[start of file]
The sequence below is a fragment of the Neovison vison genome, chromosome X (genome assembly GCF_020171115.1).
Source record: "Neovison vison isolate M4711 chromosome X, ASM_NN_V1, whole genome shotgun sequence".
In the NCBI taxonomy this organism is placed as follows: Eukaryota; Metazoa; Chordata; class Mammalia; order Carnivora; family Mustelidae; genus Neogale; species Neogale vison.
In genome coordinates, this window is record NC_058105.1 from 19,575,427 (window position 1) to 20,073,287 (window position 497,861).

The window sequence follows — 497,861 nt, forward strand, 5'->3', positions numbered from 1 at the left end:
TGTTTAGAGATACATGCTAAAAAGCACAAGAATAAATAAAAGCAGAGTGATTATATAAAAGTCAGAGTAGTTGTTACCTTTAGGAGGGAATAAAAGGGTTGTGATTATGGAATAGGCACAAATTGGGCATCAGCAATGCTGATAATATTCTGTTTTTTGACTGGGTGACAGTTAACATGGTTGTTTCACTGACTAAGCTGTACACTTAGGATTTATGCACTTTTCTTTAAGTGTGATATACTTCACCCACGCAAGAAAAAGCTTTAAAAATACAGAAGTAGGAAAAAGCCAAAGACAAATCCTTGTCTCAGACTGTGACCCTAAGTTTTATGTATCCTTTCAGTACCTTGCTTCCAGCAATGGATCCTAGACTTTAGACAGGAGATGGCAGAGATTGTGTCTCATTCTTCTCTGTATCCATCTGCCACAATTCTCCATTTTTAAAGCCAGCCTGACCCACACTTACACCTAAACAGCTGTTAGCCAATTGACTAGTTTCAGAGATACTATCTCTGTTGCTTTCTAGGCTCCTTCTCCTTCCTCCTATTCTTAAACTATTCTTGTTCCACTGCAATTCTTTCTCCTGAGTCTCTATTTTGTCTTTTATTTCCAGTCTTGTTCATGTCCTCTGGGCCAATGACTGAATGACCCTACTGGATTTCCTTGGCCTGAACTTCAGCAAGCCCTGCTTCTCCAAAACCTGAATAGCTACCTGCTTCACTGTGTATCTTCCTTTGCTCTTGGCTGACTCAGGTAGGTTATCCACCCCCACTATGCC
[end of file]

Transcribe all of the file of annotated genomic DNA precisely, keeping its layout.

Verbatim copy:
The sequence below is a fragment of the Neovison vison genome, chromosome X (genome assembly GCF_020171115.1).
Source record: "Neovison vison isolate M4711 chromosome X, ASM_NN_V1, whole genome shotgun sequence".
In the NCBI taxonomy this organism is placed as follows: Eukaryota; Metazoa; Chordata; class Mammalia; order Carnivora; family Mustelidae; genus Neogale; species Neogale vison.
In genome coordinates, this window is record NC_058105.1 from 19,575,427 (window position 1) to 20,073,287 (window position 497,861).

The window sequence follows — 497,861 nt, forward strand, 5'->3', positions numbered from 1 at the left end:
TGTTTAGAGATACATGCTAAAAAGCACAAGAATAAATAAAAGCAGAGTGATTATATAAAAGTCAGAGTAGTTGTTACCTTTAGGAGGGAATAAAAGGGTTGTGATTATGGAATAGGCACAAATTGGGCATCAGCAATGCTGATAATATTCTGTTTTTTGACTGGGTGACAGTTAACATGGTTGTTTCACTGACTAAGCTGTACACTTAGGATTTATGCACTTTTCTTTAAGTGTGATATACTTCACCCACGCAAGAAAAAGCTTTAAAAATACAGAAGTAGGAAAAAGCCAAAGACAAATCCTTGTCTCAGACTGTGACCCTAAGTTTTATGTATCCTTTCAGTACCTTGCTTCCAGCAATGGATCCTAGACTTTAGACAGGAGATGGCAGAGATTGTGTCTCATTCTTCTCTGTATCCATCTGCCACAATTCTCCATTTTTAAAGCCAGCCTGACCCACACTTACACCTAAACAGCTGTTAGCCAATTGACTAGTTTCAGAGATACTATCTCTGTTGCTTTCTAGGCTCCTTCTCCTTCCTCCTATTCTTAAACTATTCTTGTTCCACTGCAATTCTTTCTCCTGAGTCTCTATTTTGTCTTTTATTTCCAGTCTTGTTCATGTCCTCTGGGCCAATGACTGAATGACCCTACTGGATTTCCTTGGCCTGAACTTCAGCAAGCCCTGCTTCTCCAAAACCTGAATAGCTACCTGCTTCACTGTGTATCTTCCTTTGCTCTTGGCTGACTCAGGTAGGTTATCCACCCCCACTATGCC